France has raised its security threat level to the highest level after at least three people were killed and 12 more wounded in a shooting near a Christmas market in Strasbourg.
“There were gunshots and people running everywhere,” one local shopkeeper told BFM TV on Wednesday morning.
“It lasted about 10 minutes.”
Amid fast-moving, confusing scenes it was initially unclear if the suspect, identified by police as Strasbourg-born Chekatt Cherif, 29, had been captured.
A source close to the operation said Mr Cherif had been cornered and shots had been fired. But an hour or so later, a police source said he was still on the run.
“He fought twice with our security forces,” Interior Minister Christophe Castaner told the BBC.
Early on Wednesday (French time), Mr Castaner said the national Vigipirate level had been raised from “Heightened Security” to “Attack Emergency”.
The government’s official website says an Attack Emergency can be declared in the event of an imminent threat of a terrorist act or directly after an attack.
The declaration allows “exceptional measures” to be taken to prevent an attack. Mr Castaner said the move would help security forces to bolster security for Christmas markets across the country.
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The attack began about 8pm local time (6am AEDT) on Tuesday, as stallholders prepared to close and the city’s restaurants filled up. Bystanders were swiftly ushered into nearby shops.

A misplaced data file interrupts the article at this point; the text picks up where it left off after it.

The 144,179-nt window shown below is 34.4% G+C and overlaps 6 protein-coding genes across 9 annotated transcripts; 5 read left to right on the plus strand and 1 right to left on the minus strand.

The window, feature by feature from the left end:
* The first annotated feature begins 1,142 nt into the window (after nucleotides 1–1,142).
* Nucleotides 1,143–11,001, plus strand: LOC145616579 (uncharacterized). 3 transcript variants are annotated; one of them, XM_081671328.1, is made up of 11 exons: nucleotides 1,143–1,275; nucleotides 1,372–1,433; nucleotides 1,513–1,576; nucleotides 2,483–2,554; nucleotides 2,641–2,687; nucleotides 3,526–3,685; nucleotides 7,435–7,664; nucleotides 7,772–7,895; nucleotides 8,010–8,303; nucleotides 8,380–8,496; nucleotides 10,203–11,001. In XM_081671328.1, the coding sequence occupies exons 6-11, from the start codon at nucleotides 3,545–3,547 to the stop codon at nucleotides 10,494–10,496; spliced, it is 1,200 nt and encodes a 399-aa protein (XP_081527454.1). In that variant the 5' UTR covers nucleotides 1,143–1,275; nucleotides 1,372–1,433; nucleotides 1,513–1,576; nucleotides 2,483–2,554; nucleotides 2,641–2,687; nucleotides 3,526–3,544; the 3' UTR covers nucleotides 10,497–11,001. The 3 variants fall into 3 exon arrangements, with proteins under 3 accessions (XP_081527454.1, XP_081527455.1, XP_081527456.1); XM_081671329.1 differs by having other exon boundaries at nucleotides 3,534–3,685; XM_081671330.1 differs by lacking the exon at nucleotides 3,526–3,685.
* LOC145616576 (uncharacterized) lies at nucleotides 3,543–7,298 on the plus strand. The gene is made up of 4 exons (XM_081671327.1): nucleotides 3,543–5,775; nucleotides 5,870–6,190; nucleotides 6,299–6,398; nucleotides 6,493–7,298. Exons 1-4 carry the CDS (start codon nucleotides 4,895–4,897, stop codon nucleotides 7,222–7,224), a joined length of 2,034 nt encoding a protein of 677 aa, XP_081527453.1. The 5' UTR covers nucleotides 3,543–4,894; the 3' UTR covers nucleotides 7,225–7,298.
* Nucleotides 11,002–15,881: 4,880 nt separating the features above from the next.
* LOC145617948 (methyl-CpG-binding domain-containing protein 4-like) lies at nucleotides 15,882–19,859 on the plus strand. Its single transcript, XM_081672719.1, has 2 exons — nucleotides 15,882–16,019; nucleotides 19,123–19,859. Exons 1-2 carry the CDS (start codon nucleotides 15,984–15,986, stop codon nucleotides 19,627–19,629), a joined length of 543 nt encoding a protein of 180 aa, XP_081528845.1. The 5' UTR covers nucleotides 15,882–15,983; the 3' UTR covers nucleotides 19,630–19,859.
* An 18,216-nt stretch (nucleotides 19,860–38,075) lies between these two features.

The European Parliament, which is sitting in Strasbourg this week, was put into lockdown.
Strasbourg is on the west bank of the Rhine River. On the opposite side, German police tightened border controls, officials said.
Mr Castaner said the gunman was known to security services, and the local prefecture said he was on an intelligence services watchlist.
A Reuters reporter was among 30 to 40 people being held in the basement of a supermarket for their own safety, waiting for police to clear the area. Lights were switched off and bottles of water handed out.
A source at the prosecutor’s office said the motive behind the shooting was not immediately clear.
The US-based Site intelligence group, which monitors jihadist websites, said Islamic State supporters were celebrating.
Sources familiar with the police operation said Mr Cherif’s home had been raided earlier in the day in connection with a robbery during the summer. He was not there.
France remains on high alert after a wave of attacks commissioned or inspired by Islamic State militants since early 2015, in which about 240 people have been killed.
The Strasbourg Christmas markets are well known throughout Europe and are a popular destination for tourists.
The market was held amid tight security this year. Unauthorised vehicles were banned from surrounding streets during opening hours and checkpoints set up on bridges and access points to search pedestrians’ bags.
President Emmanuel Macron was informed of the shooting and was being updated as events unfurled, an Elysee Palace official said.
French Ecology Minister Francois de Rugy tweeted: “Solidarity and support for the people of Strasbourg. Our support too for the security forces. We are united and determined to protect the French people.”
Almost exactly two years ago, a Tunisian Islamist rammed a hijacked truck into a Christmas market in central Berlin, killing 11 people as well as the driver.
In 2016, a truck ploughed into a Bastille Day crowd in Nice, killing more than 80, while in November 2015, co-ordinated attacks on the Bataclan concert hall and other sites in Paris claimed about 130 lives.